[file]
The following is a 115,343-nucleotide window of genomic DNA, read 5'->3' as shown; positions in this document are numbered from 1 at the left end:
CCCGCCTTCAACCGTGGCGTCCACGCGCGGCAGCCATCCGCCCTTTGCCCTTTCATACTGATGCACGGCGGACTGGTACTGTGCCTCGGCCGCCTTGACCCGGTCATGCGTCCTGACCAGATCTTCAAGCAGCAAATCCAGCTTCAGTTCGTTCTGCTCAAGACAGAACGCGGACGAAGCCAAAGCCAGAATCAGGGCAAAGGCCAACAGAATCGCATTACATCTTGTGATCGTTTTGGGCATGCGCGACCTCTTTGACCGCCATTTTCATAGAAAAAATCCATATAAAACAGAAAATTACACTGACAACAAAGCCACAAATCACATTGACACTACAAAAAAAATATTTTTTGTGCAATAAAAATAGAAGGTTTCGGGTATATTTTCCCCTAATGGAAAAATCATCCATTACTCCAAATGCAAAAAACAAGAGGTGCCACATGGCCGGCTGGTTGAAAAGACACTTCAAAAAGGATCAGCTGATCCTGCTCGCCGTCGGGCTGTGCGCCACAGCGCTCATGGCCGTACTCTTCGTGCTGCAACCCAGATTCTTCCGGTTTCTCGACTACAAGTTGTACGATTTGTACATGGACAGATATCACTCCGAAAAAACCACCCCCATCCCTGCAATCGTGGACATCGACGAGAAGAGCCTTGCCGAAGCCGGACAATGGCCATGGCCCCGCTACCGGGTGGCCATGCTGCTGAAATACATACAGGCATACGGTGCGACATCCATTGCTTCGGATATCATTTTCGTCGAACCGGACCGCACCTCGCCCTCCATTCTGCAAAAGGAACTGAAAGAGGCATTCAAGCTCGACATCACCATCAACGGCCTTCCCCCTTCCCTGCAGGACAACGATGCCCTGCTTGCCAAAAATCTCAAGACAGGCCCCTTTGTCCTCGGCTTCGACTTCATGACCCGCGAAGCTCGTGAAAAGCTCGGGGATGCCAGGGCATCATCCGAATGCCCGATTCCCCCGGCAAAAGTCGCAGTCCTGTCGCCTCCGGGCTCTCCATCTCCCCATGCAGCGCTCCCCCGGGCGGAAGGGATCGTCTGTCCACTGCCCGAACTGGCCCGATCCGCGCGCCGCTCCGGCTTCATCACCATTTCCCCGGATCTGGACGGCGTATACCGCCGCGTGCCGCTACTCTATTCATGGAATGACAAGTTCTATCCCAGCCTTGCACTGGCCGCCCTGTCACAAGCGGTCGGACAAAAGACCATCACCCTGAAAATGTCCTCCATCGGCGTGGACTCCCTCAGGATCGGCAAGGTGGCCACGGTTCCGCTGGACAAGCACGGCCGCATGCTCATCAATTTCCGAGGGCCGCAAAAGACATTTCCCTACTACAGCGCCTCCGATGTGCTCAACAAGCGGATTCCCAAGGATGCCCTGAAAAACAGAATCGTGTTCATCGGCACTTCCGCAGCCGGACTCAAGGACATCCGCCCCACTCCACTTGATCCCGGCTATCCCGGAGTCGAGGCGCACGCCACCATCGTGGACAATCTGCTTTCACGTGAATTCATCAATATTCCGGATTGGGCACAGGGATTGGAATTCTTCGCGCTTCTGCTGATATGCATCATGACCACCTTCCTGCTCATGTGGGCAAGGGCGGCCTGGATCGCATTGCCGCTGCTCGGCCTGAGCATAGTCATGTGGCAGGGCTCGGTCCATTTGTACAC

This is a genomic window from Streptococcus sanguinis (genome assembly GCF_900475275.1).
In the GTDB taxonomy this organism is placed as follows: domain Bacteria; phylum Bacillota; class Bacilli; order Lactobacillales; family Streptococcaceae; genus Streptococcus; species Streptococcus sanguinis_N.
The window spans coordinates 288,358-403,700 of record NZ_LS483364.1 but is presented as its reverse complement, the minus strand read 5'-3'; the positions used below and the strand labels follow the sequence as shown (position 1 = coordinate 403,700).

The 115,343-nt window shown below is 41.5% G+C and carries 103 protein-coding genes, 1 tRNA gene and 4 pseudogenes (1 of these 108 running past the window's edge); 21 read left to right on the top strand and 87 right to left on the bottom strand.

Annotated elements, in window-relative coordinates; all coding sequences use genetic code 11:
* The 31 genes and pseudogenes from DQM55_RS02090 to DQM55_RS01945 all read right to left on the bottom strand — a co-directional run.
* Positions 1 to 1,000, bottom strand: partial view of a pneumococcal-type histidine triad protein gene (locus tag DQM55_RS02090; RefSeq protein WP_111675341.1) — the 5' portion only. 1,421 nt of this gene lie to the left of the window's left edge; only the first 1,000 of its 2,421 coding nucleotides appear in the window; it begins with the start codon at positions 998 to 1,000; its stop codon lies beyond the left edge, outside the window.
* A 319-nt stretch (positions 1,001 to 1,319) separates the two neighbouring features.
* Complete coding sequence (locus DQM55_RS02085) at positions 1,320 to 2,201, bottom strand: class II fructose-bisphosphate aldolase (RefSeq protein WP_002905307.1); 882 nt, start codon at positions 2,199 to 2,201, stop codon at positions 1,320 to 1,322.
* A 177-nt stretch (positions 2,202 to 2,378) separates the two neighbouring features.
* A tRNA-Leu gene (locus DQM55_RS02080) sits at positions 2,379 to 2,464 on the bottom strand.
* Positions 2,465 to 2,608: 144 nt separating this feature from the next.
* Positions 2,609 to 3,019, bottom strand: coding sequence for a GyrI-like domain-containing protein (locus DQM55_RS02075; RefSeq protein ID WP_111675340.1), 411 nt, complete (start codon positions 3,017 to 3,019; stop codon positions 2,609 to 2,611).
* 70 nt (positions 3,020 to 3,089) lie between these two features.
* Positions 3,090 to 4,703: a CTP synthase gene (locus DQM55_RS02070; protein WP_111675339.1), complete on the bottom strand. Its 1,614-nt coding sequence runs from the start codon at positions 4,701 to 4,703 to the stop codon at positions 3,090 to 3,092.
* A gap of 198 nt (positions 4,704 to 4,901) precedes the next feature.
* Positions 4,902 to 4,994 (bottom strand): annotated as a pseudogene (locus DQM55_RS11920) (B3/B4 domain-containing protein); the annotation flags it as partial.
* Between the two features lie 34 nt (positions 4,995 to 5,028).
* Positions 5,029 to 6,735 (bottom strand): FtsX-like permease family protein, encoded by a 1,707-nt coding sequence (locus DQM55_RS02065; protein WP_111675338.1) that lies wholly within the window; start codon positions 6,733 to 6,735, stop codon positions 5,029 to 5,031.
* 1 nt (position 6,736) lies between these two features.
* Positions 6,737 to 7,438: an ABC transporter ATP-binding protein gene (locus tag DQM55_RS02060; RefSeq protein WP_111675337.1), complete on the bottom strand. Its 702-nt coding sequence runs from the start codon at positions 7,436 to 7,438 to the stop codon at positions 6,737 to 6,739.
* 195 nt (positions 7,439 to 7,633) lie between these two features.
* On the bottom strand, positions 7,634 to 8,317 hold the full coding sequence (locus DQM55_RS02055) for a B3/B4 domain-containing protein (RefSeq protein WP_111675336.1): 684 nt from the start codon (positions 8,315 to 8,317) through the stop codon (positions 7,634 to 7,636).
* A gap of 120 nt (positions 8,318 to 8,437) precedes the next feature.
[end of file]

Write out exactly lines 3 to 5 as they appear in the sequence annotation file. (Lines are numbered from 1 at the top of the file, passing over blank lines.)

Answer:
This is a genomic window from Streptococcus sanguinis (genome assembly GCF_900475275.1).
In the GTDB taxonomy this organism is placed as follows: domain Bacteria; phylum Bacillota; class Bacilli; order Lactobacillales; family Streptococcaceae; genus Streptococcus; species Streptococcus sanguinis_N.
The window spans coordinates 288,358-403,700 of record NZ_LS483364.1 but is presented as its reverse complement, the minus strand read 5'-3'; the positions used below and the strand labels follow the sequence as shown (position 1 = coordinate 403,700).